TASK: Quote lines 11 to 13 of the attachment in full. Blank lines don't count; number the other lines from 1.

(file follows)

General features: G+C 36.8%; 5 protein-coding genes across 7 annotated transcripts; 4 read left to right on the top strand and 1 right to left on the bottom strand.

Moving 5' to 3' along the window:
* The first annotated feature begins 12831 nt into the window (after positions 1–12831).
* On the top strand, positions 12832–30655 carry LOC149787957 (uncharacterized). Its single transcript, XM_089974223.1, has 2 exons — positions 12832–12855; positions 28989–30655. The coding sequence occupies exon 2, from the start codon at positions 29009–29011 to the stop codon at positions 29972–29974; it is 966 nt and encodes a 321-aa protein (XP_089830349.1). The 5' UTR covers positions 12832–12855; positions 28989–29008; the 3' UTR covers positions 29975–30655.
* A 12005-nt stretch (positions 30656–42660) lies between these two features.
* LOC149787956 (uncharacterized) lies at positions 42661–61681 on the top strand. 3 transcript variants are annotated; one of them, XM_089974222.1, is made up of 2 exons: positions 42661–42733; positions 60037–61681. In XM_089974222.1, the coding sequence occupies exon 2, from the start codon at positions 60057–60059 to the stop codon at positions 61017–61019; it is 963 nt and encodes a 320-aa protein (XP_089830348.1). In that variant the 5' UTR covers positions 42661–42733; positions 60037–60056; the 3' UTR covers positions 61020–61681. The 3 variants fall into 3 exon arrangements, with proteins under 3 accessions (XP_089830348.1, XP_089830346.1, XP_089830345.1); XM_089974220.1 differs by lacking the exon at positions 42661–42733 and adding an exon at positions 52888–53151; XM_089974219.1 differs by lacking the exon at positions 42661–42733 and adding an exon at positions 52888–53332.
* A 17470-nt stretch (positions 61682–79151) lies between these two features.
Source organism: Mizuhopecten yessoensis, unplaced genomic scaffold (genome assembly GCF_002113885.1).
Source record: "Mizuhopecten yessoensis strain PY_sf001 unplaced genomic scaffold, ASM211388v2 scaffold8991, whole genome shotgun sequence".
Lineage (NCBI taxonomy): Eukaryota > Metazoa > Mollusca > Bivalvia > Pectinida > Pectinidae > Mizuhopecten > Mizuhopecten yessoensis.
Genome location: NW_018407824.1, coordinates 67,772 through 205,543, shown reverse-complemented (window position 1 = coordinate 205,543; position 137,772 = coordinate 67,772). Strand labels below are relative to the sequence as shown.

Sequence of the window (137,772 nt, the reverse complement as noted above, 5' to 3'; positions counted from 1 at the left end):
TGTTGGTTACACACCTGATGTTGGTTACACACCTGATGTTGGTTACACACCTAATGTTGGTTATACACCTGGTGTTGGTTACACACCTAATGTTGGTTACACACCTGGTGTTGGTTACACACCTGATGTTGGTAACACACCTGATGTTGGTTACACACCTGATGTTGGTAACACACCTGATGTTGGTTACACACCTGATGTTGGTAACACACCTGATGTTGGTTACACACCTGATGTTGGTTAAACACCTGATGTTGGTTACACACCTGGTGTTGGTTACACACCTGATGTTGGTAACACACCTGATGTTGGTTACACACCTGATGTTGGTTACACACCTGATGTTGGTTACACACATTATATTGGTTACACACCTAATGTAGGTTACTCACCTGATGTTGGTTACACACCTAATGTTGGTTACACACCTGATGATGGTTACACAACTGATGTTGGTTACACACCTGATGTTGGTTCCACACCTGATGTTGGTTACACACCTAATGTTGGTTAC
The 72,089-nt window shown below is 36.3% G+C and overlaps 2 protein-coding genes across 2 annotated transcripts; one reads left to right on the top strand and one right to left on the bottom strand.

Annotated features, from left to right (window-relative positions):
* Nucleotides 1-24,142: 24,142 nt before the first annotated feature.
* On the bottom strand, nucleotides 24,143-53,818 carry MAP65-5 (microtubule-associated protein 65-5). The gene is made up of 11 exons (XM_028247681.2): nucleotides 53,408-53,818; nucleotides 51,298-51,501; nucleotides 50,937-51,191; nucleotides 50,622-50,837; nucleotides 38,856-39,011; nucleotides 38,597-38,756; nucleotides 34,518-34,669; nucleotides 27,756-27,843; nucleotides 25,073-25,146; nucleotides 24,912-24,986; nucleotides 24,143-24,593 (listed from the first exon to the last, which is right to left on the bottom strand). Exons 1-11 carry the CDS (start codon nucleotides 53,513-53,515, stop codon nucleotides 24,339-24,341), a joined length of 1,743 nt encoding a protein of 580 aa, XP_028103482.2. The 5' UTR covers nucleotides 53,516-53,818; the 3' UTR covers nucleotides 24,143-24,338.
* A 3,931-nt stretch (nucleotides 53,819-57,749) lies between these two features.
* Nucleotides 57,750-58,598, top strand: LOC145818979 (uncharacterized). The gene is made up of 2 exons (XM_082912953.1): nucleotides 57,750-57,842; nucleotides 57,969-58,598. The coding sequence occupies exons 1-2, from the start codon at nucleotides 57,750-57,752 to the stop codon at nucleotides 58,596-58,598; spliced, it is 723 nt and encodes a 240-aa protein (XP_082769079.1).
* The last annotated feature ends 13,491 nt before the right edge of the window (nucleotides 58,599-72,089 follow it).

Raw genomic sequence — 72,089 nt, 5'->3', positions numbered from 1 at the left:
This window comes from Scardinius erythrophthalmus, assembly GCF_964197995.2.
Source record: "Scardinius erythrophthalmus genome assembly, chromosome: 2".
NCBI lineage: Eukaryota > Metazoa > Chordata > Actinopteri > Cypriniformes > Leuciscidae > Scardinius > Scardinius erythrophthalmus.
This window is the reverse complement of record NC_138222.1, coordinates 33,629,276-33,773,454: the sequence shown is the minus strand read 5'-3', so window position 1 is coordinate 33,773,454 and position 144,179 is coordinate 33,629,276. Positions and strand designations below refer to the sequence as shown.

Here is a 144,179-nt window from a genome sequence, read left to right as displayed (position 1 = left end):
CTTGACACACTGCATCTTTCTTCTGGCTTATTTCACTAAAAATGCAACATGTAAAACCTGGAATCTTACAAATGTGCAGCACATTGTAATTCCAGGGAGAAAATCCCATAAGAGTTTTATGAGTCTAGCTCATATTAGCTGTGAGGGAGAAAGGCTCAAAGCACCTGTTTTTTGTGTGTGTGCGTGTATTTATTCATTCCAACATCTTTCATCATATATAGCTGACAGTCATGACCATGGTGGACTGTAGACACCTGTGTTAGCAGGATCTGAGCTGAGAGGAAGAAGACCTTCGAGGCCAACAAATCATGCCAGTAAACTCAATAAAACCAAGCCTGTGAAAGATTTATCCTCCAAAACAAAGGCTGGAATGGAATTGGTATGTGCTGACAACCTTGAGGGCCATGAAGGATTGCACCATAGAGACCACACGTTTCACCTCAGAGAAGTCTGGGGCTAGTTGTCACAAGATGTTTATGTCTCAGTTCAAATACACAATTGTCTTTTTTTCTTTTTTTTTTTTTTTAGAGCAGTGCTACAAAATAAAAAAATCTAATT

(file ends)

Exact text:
Genome location: NW_018407824.1, coordinates 67,772 through 205,543, shown reverse-complemented (window position 1 = coordinate 205,543; position 137,772 = coordinate 67,772). Strand labels below are relative to the sequence as shown.

Sequence of the window (137,772 nt, the reverse complement as noted above, 5' to 3'; positions counted from 1 at the left end):
TGTTGGTTACACACCTGATGTTGGTTACACACCTGATGTTGGTTACACACCTAATGTTGGTTATACACCTGGTGTTGGTTACACACCTAATGTTGGTTACACACCTGGTGTTGGTTACACACCTGATGTTGGTAACACACCTGATGTTGGTTACACACCTGATGTTGGTAACACACCTGATGTTGGTTACACACCTGATGTTGGTAACACACCTGATGTTGGTTACACACCTGATGTTGGTTAAACACCTGATGTTGGTTACACACCTGGTGTTGGTTACACACCTGATGTTGGTAACACACCTGATGTTGGTTACACACCTGATGTTGGTTACACACCTGATGTTGGTTACACACATTATATTGGTTACACACCTAATGTAGGTTACTCACCTGATGTTGGTTACACACCTAATGTTGGTTACACACCTGATGATGGTTACACAACTGATGTTGGTTACACACCTGATGTTGGTTCCACACCTGATGTTGGTTACACACCTAATGTTGGTTAC